The U.S. Department of Justice -- along with the attorneys general in many states -- are reportedly set to file civil charges against the credit rating agency Standard & Poor's. The suit, which could be filed as early as this week, would allege that S&P fraudulently rated mortgage bonds in the lead up to the financial crisis.
S&P responded to news of the civil suit with a statement:
A DOJ lawsuit would be entirely without factual or legal merit. It would disregard the central facts that S&P reviewed the same subprime mortgage data as the rest of the market -- including U.S. Government officials who in 2007 publicly stated that problems in the subprime market appeared to be contained -- and that every CDO that DOJ has cited to us also independently received the same rating from another rating agency.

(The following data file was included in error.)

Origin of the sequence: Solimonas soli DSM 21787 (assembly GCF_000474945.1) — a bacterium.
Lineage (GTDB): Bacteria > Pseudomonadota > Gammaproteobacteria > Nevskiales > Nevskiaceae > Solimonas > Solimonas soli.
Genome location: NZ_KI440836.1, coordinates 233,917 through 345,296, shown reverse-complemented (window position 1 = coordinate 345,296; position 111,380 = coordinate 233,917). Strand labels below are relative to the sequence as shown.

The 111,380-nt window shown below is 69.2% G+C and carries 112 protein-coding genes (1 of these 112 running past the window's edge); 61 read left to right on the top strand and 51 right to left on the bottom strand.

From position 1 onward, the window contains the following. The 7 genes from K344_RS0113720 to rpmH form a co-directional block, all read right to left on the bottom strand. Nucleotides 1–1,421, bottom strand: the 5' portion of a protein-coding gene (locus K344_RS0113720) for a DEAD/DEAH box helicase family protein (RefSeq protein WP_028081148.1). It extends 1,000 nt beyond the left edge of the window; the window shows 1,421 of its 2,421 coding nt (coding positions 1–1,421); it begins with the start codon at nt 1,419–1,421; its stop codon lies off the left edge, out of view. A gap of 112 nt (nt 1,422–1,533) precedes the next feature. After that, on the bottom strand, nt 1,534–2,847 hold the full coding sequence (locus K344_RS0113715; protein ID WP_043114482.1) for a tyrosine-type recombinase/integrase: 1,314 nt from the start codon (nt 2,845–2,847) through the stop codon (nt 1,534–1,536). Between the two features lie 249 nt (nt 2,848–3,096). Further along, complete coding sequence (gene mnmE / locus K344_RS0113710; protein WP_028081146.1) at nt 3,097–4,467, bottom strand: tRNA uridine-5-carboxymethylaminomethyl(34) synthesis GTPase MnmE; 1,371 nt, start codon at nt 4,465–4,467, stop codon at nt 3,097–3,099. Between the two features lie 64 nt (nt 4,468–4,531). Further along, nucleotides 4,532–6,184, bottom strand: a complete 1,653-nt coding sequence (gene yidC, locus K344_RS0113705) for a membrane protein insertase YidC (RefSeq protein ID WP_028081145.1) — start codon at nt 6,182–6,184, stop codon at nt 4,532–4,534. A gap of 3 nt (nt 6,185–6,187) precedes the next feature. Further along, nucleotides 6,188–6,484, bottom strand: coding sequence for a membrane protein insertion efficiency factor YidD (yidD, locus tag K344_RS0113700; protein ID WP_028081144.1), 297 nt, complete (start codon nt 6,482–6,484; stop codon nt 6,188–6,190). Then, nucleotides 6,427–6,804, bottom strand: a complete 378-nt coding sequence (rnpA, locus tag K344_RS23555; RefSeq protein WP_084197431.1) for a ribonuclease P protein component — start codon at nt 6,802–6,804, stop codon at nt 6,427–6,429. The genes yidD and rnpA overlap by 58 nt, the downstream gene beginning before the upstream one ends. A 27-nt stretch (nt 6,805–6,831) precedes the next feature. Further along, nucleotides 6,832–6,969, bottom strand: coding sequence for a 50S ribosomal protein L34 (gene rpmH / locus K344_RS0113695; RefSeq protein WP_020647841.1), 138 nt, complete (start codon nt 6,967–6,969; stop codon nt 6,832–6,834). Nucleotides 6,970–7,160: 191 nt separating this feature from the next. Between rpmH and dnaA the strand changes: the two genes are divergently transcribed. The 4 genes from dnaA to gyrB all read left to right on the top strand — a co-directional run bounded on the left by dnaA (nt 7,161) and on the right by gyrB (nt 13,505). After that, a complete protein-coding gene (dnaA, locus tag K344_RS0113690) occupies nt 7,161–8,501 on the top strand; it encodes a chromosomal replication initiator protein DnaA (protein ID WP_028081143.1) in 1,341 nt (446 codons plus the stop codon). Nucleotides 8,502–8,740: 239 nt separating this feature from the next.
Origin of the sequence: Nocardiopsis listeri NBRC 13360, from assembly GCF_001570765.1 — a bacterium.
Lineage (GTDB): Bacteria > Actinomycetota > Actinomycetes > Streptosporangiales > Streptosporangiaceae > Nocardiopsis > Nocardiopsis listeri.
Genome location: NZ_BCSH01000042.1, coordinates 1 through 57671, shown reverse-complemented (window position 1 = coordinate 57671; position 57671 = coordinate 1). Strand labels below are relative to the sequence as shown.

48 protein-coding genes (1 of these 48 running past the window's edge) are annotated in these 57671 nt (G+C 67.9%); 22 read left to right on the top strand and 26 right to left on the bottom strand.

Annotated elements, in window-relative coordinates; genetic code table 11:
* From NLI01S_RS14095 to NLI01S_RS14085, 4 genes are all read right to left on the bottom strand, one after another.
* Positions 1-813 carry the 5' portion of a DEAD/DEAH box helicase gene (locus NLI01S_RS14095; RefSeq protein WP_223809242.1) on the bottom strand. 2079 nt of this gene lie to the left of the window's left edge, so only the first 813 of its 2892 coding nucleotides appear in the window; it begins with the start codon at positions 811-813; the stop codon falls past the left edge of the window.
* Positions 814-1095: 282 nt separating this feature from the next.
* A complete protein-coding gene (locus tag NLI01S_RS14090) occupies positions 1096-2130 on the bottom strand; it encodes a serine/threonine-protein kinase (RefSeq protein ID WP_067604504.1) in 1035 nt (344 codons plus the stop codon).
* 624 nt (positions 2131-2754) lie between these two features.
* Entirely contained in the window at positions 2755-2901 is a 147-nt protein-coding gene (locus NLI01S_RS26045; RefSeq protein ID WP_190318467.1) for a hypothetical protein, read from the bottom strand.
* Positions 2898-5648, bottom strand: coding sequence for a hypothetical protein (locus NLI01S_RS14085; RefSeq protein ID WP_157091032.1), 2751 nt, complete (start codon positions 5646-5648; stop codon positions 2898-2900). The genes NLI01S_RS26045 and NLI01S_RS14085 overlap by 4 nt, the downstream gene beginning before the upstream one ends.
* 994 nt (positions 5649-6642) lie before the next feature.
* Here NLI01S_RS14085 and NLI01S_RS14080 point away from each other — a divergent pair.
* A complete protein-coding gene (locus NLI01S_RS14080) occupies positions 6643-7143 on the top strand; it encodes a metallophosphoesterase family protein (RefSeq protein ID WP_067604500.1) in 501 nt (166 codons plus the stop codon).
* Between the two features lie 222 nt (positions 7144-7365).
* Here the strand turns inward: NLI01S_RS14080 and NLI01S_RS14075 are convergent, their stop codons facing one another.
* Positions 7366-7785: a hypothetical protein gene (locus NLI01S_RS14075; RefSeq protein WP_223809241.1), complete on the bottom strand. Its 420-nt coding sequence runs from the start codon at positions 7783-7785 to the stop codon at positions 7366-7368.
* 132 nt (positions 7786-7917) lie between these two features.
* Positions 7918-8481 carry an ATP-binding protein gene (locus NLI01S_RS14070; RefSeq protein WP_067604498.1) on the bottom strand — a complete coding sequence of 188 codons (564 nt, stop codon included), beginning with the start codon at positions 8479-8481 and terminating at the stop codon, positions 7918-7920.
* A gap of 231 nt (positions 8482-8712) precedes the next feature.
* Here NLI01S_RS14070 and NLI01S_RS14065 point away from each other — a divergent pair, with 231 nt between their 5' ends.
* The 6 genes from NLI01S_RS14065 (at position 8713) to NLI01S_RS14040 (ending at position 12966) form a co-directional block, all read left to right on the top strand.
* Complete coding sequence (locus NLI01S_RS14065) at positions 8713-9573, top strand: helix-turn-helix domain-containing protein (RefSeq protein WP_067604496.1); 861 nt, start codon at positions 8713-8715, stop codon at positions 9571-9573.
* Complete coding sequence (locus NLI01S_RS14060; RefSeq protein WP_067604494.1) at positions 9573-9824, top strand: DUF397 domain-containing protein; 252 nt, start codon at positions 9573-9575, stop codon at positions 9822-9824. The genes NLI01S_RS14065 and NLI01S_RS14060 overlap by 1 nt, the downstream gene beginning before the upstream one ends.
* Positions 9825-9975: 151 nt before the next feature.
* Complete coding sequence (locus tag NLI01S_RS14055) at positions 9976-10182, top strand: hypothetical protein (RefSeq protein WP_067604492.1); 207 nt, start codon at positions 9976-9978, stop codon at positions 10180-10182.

Since the financial crisis, critics have said the U.S. government failed to prosecute or punish Wall Street for many of the actions that led up to the crisis. Government prosecutors have argued that misdeeds in this arena are hard to prove.
"The behavior that brought the fiscal crisis was risky and stupid but perhaps not illegal," said Wall Street Journal reporter Evan Perez, who is covering the story. And S&P may be the first named in a suit, but they won't be the last. Perez says this is probably just beginning of a wider effort.
But how successful will it be? Ratings agencies in the past have cited the First Amendment -- that they have the right to say whatever they like about bonds. But that might not apply in the case of fraud -- which might be what the Justice Department will argue.